Yes we do, and that is a critical element in allowing us to develop aircraft that look and behave realistically. The ability to access a real-world example of the aircraft is an important consideration when we are identifying new aircraft to develop and that can sometimes be very challenging when looking at commercial airliners and in-service military aircraft. Once we have found an aircraft, we take hundreds of photos covering every part of the exterior and cockpit, and record sounds, speak to aircrew and ground crew and generally collect as much reference material as possible. The reference photos are vital in recreating an exact copy of the real-world aircraft, right down to specific scratches and dirt.

The PA-28R Arrow from Just Flight

In what ways does your team use X-Plane’s attention to reality to enhance its products?

X-Plane’s attention to reality manifests itself in its use of PBR (for materials), HDR (for dynamic lighting), Blade Element Theory (for real-time CFD-like flight dynamics), FMOD as its audio infrastructure, integrated VR support, and a very powerful plugin architecture, just to name a few. Each of these categories is fully taken advantage of by Just Flight’s X-Plane development team.

PBR materials are authored right into the product through a development stage we call ‘materialisation’. Here, we use cutting edge software to paint the plane in 3D, according to its material characteristics. So, for example, diffusion and reflection characteristics are linked to the material’s roughness, and thus, there will be no unrealistic discrepancies between how the material reflects the environment and how it reflects light, as they are correlated according to laws of physics. HDR allows us to create lights that dynamically illuminate the aircraft. So for instance, you can create a gimballed light, which, when moved in its socket, will illuminate different parts of the plane’s interior dynamically. FMOD allows for extremely flexible audio authoring, so we’ll use the FMOD sound engine to enhance the overall auditory experience. So, for example, we make sounds emanate from particular positions in 3D space, or use side slip angles to affect the volume and direction of the wind noise, or allow for outside sounds to spill in through the windows and doors as they’re opened.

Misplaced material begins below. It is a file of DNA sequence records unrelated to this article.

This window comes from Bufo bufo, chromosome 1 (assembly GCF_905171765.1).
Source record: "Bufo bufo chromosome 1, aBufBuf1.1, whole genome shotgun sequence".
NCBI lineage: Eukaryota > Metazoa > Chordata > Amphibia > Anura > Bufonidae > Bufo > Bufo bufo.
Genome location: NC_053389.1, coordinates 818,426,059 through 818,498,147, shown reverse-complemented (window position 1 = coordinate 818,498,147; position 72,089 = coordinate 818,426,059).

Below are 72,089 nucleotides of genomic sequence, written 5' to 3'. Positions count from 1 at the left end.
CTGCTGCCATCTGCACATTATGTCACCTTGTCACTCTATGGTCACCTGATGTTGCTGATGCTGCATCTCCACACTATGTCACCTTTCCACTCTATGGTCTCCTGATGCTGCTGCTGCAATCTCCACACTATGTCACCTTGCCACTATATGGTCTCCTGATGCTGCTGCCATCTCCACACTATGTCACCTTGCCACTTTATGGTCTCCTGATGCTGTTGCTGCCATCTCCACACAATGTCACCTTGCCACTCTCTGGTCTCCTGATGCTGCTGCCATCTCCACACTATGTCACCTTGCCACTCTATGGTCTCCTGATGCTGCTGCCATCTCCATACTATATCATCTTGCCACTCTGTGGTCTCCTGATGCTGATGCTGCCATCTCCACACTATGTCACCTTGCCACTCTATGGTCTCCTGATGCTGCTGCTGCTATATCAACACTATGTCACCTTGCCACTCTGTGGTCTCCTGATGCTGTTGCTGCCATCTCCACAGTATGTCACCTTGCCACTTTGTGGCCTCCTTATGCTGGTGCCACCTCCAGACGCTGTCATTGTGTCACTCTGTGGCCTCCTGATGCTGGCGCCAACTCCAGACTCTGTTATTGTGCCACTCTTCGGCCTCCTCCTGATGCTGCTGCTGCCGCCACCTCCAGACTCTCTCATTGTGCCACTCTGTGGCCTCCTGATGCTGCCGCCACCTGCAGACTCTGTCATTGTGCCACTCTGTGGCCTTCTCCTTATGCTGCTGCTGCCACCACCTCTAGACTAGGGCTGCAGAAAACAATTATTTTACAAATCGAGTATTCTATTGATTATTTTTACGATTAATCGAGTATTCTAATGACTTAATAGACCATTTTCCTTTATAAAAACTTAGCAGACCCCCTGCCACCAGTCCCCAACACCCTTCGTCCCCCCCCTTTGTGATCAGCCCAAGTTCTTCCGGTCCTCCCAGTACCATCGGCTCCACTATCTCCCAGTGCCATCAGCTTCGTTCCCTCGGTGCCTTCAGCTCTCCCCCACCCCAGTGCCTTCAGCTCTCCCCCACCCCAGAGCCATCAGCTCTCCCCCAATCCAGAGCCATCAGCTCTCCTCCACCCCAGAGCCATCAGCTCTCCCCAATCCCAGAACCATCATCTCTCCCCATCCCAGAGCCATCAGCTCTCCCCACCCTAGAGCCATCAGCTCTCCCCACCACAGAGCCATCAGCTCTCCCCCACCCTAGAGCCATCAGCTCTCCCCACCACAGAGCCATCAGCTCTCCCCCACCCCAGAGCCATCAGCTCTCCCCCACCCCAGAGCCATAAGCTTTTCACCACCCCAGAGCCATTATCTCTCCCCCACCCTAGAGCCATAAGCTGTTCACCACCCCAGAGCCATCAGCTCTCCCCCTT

Plugins are a key part of the realism of our aircraft. They allow us to add a significant amount of functionality, above and beyond the features available by the simulator alone. This adds depth and realism, allows us to create instruments that would otherwise not be available in the sim, simulate events such as spark plug fouling or vapour lock condition, and even allows for end-users to edit configuration files to set, for example, their own strobe light pattern, or which elements should be off by default when starting the plane from cold and dark, or set weight and balance in a more visually intuitive manner via a custom pop-up window, or a dynamic checklist.


What’s up next for Just Flight?

The Hawk T1/A Advanced Trainer was just released, it is our first non-GA product for X-Plane 11 so we are excited to see the feedback from the community (there has been plenty of excitement so far). The next aircraft will probably be the PA-28-181 Archer III which will be the final variant in our range of PA-28 aircraft. The Archer III is based on a privately-owned aircraft with modern and capable IFR avionics, so it offers something a bit different from the previous PA-28s. Following that will be the Duchess Model 76, our first twin-engine aircraft, which should be the perfect step up from an aircraft like the Arrow III in terms of complexity. We intend to bring as many of our in-house aircraft across to X-Plane as possible so you should see a variety of types in the future, from vintage military jets to airliners.

Never miss an update.

More X-Plane news comes every month. Sign up below to never miss an announcement.